Ho ye, Toronto. Rebel Mayor has at last been unmasked, or, as he might tweet, "de-frocked."
And for the record, he isn't me.
But before I reveal his identity, there are a few things you need to know.
According to his Twitter bio, @rebelmayor is the reincarnation of William Lyon Mackenzie, "Toronto's first mayor - 1837 rebellion starter - back & pissed & running for Toronto mayor in 2010."
He was the unofficial court jester of the 2010 mayoral election, posting tweets that brilliantly skewered politicians, flaks, the media and Toronto itself.
The whisky-swilling, musket-toting, wise-cracking character claimed to live in the 18 Yorkville condos with a "team" of perpetually soused staffers who worked on his ultimately unsuccessful write-in candidacy for mayor.
"'Team' been working w our firm Navigator 2 test tweet new ideas. They suggest we uniquify RM2010 by being the anti-children #voteTO choice," he wrote Oct. 6.
"'Team' restructuring. Trying to get @PeterMilczyn here @HQ 2 suggest architectural improvement from #voteTO design champion. Shag carpet?" he wrote Oct. 16.
The project was a little like Primary Colors for the social-media age, and generated much speculation: Who was plugged in enough to drop a reference to the political PR firm Navigator - whose principle, Jamie Watt, worked on George Smitherman's campaign - or to know that Etobicoke's Peter Milczyn is council's only architect? Rebel Mayor's tweets displayed such an uncanny understanding of the city and its politics that the National Post, Toronto Life and Torontoist, among others, got sucked into the guessing game about his identity.
That's why I was as anxious as a teenager on a blind date when Rebel Mayor agreed to meet me for his first post-election interview at 10 p.m. Wednesday at the Rebel House, the Yonge Street watering hole that figured regularly in RM's tale. (He and his team were banned from the bar after a mysterious "musket incident," according to RM's feed.) There was an outside chance Rebel Mayor was a high-profile political figure.
Instead, in walked a tall, bespectacled man I didn't immediately recognize. He wore chunky black glasses, a skinny tie and carried a bike helmet. I was a bit crestfallen that he wasn't politically famous. Then he told me his name.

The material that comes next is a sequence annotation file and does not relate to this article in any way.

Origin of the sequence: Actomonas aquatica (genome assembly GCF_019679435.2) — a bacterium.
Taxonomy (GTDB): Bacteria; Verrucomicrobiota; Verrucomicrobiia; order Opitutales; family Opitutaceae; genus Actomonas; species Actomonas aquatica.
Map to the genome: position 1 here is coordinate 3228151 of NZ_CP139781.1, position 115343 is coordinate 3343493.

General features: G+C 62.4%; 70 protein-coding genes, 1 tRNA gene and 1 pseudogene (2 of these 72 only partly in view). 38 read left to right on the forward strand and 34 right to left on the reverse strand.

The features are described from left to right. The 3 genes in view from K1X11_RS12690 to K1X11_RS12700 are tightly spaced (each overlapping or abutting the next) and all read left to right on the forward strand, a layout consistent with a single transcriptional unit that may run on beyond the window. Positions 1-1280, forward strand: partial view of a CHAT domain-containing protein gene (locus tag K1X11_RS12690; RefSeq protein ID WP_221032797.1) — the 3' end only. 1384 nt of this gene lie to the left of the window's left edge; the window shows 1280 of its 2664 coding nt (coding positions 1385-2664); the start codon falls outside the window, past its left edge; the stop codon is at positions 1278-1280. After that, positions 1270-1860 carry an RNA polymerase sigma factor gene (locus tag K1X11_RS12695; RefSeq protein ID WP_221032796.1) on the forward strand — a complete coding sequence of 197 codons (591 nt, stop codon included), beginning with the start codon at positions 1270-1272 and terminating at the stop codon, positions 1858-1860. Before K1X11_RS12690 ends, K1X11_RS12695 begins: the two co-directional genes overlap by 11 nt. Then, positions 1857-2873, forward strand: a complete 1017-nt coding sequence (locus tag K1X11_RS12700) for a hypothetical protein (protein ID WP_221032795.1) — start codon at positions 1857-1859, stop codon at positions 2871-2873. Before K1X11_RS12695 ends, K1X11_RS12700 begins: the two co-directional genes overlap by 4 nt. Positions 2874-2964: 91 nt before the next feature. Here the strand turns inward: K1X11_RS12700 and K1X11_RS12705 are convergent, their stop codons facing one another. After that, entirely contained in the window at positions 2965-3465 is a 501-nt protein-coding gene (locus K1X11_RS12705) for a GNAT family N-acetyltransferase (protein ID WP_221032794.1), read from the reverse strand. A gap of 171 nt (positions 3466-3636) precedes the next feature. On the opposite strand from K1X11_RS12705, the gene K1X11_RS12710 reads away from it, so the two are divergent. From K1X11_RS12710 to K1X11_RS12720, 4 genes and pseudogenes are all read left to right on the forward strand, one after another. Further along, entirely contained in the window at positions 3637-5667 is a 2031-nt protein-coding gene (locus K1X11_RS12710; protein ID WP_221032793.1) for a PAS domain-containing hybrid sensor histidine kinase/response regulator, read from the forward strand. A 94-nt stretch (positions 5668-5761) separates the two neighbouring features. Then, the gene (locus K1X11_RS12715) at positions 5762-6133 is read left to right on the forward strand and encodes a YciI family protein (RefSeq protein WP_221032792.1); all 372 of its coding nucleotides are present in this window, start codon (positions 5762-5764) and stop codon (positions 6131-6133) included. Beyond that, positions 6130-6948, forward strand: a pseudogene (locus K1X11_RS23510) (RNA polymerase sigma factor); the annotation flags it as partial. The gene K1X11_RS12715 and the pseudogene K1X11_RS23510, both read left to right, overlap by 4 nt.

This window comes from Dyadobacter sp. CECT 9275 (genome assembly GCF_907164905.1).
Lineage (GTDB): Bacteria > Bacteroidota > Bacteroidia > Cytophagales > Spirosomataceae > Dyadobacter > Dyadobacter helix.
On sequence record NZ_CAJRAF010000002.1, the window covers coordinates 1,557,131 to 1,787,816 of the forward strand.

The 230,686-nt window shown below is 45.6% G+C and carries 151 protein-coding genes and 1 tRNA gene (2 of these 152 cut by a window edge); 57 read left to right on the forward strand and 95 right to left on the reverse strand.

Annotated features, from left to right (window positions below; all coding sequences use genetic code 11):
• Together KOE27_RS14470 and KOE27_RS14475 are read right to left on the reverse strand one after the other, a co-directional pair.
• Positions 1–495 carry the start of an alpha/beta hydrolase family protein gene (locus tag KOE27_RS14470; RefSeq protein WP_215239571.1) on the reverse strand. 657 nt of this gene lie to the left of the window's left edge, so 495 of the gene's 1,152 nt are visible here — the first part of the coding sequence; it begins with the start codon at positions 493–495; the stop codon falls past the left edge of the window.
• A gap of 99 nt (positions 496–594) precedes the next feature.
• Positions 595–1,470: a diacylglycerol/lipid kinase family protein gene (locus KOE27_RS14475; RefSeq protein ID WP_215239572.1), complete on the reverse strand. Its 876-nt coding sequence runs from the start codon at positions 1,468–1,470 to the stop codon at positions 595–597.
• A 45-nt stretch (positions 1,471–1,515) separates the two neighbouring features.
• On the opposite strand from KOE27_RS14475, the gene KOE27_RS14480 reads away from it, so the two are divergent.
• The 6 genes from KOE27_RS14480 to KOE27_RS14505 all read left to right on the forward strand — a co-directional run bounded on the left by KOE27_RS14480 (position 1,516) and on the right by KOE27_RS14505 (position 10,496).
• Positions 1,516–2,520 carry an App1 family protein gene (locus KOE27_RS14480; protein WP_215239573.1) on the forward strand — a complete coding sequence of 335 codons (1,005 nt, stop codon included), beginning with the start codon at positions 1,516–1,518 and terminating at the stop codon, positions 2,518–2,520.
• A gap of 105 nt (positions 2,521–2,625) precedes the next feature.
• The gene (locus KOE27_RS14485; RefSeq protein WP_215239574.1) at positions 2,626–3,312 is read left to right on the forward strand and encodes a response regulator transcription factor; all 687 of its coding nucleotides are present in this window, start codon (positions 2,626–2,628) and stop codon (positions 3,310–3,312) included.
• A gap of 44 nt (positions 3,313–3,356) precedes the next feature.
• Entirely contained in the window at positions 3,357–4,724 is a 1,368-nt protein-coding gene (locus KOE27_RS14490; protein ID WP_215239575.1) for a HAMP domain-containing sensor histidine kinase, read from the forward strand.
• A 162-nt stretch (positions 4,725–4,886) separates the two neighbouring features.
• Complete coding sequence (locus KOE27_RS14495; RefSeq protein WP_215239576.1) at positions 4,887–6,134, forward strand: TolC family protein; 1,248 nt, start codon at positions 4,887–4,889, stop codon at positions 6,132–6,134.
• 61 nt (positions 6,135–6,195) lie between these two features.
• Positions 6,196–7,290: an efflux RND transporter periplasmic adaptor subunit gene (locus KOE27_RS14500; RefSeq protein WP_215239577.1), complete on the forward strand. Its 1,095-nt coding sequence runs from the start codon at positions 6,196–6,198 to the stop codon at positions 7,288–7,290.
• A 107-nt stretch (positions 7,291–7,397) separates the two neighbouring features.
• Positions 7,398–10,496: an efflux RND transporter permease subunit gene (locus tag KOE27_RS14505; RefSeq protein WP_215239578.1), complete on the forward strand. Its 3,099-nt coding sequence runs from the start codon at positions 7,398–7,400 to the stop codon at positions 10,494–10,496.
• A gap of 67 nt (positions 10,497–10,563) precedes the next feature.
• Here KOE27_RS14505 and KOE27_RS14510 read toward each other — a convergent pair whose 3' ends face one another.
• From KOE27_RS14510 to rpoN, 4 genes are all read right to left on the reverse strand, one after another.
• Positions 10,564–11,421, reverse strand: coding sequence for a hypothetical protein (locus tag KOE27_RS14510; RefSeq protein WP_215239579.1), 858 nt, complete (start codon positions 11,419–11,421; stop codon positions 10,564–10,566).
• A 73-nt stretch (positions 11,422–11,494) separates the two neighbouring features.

Of course! I thought.
Rebel Mayor is Shawn Micallef.
Mr. Micallef, 36, is a senior editor at Spacing Magazine, columnist at Eye Weekly and author of the recent book Stroll: Psychogeographic Walking Tours of Toronto. He's a politically astute Toronto-phile who happened to spend much of the last few years buried in the Toronto Archives researching his book - ideal preparation for creating Rebel Mayor.
Mr. Micallef opened RM's account last November, just as election speculation began to mount.
"At the time there were rumblings - it got much more explicit later - of the angry electorate," he said. "I felt like William Lyon Mackenzie seemed to embody the angry electorate. It was like his time to come back was now. He could channel the anger of Torontonians, just as he did in 1837."
RM is his first fake Twitter handle. A prolific tweeter under his own name, Mr. Micallef didn't tell a soul about his alter ego, not even when Rebel Mayor signs popped up at recent launch parties for Spacing Magazine. A few people asked him point-blank if he was behind the account. He lied.
"I knew if I told one person, it would leak out," he said, apologizing profusely for the fibs he told to protect his secret.
He set about quietly building his Twitter audience, which topped 1,000 followers by the end of the campaign. He endowed Rebel Mayor with an absurd blend of tics: RM used old expressions like "Ho ye" and new ones like "LOL" and "CU L8TER." He and his team of Liberal, Tory and NDP staffers were always getting drunk at the Spoke Club. RM was pointed, but never mean.
He developed light-hearted feuds and conversations with public figures, including budget chief Shelley Carroll, Scarborough councillor Paul Ainslie, and Toronto Transit Commission spokesman Brad Ross.
"When these people started conversing back and forth, I felt really good because I felt like they kind of respected the character," Mr. Micallef said. "If they thought it was just some loony, crazy, angry person, nobody would talk to him."
On election night, Mr. Micallef was at Councillor Adam Vaughan's victory party at Kensington's Supermarket, where the crowd was so stunned at Mr. Ford's swift victory that Mr. Micallef forgot to update Rebel Mayor's account for two hours before demanding: "recount."
Now that the election is over, Mr. Micallef is torn about the character's future. RM is bereft of purpose without a campaign. Mr. Micallef is considering turning the account over to guest tweeters for six-month spans. In the meantime, RM is winding down his election efforts online.
"Spending day leaving stashes of the War Chest around Toronto 4 eventual return," he tweeted Thursday. "Come help dig hole in Trinity-Bellwoods @ noon. Dog pit."
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